Swallow Hill claims to be the biggest, baddest Folk alliance west of the mighty Mississippi. Well that’s bound to attract Homeland Security but nonetheless, I believe it. I’ve been going to great shows there for years and they always bring in people that probably would never step foot in Colorado if it weren’t for Swallow Hill.
This weekend is the 4th annual Denver Ukefest, something I’ve never really paid much attention to, until this year. I’ve recently started listening to Hawaiian Slack Key guitar and lo! Ukefest brings in Led Kaapana! Ding ding! That’s a winner. Looking back through the previous fests it doesn’t appear that I missed any slack key guitarists in the past. So that’s cool.
Show started right on time, something you can always count on with Swallow Hill, with the opening act, The Ooks of Hazzard. The Ooks are a large ukulele group but only four members made the show. It started off well enough with a cover of Led Zeppelin’s Battle of Evermore (sans vocals) but with Lynyrd Skynyrd’s Tuesday’s Gone we entered the twilight zone. They went on to cover Radiohead and play an old blues standard and even played a little slide uke. While the crowd was appreciative and full of laughter at the inventive covers I couldn’t help but think that The Ooks of Hazzard were playing the fools.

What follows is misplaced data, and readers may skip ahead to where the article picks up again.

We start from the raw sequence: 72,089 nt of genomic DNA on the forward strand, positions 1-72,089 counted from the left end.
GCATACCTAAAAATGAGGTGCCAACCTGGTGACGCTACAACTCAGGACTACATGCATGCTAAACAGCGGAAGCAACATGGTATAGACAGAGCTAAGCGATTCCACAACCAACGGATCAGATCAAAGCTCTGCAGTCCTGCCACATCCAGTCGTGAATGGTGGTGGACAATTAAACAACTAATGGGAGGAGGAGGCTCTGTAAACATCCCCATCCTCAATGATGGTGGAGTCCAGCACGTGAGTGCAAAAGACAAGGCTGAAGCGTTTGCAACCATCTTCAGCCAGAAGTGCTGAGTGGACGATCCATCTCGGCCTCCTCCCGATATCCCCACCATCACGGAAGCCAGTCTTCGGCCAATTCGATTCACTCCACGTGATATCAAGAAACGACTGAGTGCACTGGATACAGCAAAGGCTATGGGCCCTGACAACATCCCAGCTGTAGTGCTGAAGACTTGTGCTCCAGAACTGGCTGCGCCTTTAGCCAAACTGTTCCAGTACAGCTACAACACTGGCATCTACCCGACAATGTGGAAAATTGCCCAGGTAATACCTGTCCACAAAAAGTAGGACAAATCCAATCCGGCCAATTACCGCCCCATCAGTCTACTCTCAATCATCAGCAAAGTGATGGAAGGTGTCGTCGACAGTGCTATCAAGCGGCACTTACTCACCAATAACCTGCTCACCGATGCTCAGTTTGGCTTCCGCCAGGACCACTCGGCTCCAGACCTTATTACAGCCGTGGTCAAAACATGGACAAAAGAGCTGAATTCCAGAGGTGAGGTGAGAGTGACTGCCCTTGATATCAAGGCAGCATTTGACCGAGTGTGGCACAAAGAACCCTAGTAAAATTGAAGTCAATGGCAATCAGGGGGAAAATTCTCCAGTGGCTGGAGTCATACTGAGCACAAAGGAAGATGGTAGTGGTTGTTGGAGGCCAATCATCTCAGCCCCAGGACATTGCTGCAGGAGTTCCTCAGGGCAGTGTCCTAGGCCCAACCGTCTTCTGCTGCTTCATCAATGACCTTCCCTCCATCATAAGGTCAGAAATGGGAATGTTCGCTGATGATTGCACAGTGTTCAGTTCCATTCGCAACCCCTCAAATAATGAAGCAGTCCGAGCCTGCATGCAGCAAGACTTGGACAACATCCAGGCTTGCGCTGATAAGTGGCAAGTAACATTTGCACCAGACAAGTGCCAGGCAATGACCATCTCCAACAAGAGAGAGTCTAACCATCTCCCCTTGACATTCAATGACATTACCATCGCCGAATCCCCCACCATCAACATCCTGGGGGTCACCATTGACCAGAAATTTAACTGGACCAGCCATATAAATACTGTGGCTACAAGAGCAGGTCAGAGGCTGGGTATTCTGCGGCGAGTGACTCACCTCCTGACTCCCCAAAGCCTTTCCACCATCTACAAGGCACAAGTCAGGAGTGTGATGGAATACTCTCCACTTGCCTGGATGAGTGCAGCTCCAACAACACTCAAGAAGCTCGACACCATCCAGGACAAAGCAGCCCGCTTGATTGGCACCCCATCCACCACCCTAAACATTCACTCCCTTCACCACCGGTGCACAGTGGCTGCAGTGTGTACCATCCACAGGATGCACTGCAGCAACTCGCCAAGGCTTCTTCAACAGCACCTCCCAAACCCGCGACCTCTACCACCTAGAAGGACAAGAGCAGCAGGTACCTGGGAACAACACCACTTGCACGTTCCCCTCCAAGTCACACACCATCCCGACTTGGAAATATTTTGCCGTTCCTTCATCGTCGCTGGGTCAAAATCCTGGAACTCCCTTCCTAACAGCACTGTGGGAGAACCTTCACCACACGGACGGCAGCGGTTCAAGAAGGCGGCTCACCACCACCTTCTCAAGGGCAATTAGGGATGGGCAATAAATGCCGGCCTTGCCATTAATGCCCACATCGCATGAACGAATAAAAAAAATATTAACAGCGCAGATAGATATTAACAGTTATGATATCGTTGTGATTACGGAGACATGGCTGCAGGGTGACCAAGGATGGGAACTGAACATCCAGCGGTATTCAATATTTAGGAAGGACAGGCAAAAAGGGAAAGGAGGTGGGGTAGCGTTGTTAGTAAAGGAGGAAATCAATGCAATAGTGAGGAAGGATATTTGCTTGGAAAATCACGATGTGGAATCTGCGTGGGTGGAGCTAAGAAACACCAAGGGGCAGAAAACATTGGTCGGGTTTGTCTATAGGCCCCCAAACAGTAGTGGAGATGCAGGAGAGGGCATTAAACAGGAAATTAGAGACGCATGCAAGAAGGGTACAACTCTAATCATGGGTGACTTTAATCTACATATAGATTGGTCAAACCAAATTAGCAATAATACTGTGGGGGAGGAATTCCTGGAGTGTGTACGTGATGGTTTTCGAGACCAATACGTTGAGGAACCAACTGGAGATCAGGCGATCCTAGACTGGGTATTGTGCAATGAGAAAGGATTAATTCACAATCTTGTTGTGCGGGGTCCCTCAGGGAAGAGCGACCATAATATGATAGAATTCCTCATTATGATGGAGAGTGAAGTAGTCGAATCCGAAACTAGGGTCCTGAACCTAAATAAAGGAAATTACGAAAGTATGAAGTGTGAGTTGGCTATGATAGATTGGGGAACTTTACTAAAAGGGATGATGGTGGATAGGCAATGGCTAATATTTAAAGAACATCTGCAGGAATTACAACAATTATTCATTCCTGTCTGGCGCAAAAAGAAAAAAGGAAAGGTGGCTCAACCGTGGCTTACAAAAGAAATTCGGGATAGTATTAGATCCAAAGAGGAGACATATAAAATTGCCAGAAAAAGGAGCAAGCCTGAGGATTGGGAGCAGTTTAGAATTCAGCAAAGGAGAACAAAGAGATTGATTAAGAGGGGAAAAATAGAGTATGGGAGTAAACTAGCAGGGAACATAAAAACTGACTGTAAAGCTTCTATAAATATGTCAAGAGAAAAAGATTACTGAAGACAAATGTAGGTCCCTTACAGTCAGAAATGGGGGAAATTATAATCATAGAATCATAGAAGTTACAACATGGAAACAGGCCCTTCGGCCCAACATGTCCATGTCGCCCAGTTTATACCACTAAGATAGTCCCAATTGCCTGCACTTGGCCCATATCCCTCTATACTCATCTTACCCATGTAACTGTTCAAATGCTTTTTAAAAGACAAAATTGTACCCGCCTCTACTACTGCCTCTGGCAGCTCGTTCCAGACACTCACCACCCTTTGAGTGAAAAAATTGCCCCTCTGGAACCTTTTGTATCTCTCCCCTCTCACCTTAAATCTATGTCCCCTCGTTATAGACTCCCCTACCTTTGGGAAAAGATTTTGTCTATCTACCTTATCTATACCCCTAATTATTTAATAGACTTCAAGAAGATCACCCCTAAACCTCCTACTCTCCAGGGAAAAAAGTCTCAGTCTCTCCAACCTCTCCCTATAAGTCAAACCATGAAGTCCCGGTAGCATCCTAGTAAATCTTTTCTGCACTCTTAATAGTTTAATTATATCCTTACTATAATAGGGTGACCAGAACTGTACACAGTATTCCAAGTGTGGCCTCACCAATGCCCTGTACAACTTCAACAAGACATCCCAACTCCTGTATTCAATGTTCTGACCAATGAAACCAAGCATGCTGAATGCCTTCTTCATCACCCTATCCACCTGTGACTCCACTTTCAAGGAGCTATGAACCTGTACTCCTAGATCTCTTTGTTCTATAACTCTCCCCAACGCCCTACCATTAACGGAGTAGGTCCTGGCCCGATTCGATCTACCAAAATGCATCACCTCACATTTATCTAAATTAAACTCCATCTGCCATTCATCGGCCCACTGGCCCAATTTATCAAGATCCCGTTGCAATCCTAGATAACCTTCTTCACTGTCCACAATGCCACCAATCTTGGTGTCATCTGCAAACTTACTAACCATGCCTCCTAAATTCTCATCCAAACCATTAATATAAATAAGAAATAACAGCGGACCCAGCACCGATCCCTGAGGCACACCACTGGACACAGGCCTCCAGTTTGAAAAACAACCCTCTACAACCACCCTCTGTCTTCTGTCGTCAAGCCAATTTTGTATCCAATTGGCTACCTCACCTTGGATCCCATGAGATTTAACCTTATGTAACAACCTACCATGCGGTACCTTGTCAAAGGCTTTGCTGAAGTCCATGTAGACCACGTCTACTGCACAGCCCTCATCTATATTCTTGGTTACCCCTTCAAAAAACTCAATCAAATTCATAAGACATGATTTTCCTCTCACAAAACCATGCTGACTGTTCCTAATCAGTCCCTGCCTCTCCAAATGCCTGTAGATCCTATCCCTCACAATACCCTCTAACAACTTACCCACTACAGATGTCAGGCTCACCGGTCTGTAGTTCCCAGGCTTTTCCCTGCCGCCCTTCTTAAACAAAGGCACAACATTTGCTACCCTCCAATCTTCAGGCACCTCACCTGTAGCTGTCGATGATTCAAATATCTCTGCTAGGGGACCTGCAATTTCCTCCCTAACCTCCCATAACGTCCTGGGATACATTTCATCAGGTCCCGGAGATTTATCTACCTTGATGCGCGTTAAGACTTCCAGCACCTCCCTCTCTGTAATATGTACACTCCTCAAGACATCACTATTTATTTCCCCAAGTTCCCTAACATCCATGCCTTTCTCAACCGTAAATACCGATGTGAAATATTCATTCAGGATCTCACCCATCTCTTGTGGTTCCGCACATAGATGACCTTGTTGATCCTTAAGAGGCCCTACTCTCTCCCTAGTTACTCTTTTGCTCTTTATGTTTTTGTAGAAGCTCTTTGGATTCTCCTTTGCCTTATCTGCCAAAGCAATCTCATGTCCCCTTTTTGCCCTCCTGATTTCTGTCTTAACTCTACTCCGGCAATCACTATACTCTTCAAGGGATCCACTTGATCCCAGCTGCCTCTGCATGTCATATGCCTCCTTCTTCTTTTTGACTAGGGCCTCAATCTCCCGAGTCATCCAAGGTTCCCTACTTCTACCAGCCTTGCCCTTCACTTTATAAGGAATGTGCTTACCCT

Led Kaapana took the stage and said Aloha and the crowd gave him a hearty Aloha right back! He started off with ukulele himself. Kaapana took the more subtle fingerpicking approach to the instrument. No Pete Townshend wind milling here! I don’t claim to know squat about the Uke but I can say that I preferred the approach Kaapana took. Sweet songs embellished tastefully along tangents of the melody, some instrumentals and some vocals.
I came to see Kaapana play the guitar, and he didn’t disappoint. On the guitar Kaapana enjoys stretching the melodies with everything from jazzy runs to sliding the octaves that slack key tuning afford him, all over the neck. Kaapana inevitably slips right back into the melody effortlessly and smoothly.
Though I’m not a fan in particular of Hawaiian singing it plays out better in concert and I rather enjoyed it. Kaapana’s falsetto is rough but heartfelt and he has just a touch of growl that goes well with the guitar and surprisingly well with the ukulele. Kaapana also likes to tell a story or two between songs and as he is tuning including a story about how he had to practice tuning after being booted off stage for spending more time tuning than playing songs!
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